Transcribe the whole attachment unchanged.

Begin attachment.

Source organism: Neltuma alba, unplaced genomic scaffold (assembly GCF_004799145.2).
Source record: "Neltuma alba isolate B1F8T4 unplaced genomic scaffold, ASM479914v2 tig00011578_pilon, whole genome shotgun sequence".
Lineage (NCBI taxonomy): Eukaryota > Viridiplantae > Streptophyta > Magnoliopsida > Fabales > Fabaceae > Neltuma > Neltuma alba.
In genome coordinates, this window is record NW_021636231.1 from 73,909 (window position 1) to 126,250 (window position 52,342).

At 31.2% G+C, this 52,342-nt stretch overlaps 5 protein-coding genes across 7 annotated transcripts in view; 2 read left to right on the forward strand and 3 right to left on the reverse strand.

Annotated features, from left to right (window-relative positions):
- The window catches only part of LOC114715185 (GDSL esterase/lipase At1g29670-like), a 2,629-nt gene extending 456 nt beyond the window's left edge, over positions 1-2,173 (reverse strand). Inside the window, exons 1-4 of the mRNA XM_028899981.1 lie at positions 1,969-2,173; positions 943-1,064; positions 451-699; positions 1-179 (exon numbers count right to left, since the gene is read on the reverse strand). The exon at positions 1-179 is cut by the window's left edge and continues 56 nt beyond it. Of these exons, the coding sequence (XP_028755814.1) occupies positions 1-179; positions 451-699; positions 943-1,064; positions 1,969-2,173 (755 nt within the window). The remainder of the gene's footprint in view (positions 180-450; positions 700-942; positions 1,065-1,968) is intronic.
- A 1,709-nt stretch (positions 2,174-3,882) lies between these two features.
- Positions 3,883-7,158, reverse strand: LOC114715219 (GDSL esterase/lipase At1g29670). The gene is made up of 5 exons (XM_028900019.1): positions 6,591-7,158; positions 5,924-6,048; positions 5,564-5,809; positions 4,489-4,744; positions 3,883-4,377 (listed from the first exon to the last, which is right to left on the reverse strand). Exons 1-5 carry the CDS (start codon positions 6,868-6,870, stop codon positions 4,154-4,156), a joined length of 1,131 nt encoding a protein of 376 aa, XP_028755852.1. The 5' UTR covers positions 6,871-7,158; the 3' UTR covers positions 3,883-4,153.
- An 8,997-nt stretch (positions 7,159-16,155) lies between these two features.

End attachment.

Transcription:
Source organism: Neltuma alba, unplaced genomic scaffold (assembly GCF_004799145.2).
Source record: "Neltuma alba isolate B1F8T4 unplaced genomic scaffold, ASM479914v2 tig00011578_pilon, whole genome shotgun sequence".
Lineage (NCBI taxonomy): Eukaryota > Viridiplantae > Streptophyta > Magnoliopsida > Fabales > Fabaceae > Neltuma > Neltuma alba.
In genome coordinates, this window is record NW_021636231.1 from 73,909 (window position 1) to 126,250 (window position 52,342).

At 31.2% G+C, this 52,342-nt stretch overlaps 5 protein-coding genes across 7 annotated transcripts in view; 2 read left to right on the forward strand and 3 right to left on the reverse strand.

Annotated features, from left to right (window-relative positions):
- The window catches only part of LOC114715185 (GDSL esterase/lipase At1g29670-like), a 2,629-nt gene extending 456 nt beyond the window's left edge, over positions 1-2,173 (reverse strand). Inside the window, exons 1-4 of the mRNA XM_028899981.1 lie at positions 1,969-2,173; positions 943-1,064; positions 451-699; positions 1-179 (exon numbers count right to left, since the gene is read on the reverse strand). The exon at positions 1-179 is cut by the window's left edge and continues 56 nt beyond it. Of these exons, the coding sequence (XP_028755814.1) occupies positions 1-179; positions 451-699; positions 943-1,064; positions 1,969-2,173 (755 nt within the window). The remainder of the gene's footprint in view (positions 180-450; positions 700-942; positions 1,065-1,968) is intronic.
- A 1,709-nt stretch (positions 2,174-3,882) lies between these two features.
- Positions 3,883-7,158, reverse strand: LOC114715219 (GDSL esterase/lipase At1g29670). The gene is made up of 5 exons (XM_028900019.1): positions 6,591-7,158; positions 5,924-6,048; positions 5,564-5,809; positions 4,489-4,744; positions 3,883-4,377 (listed from the first exon to the last, which is right to left on the reverse strand). Exons 1-5 carry the CDS (start codon positions 6,868-6,870, stop codon positions 4,154-4,156), a joined length of 1,131 nt encoding a protein of 376 aa, XP_028755852.1. The 5' UTR covers positions 6,871-7,158; the 3' UTR covers positions 3,883-4,153.
- An 8,997-nt stretch (positions 7,159-16,155) lies between these two features.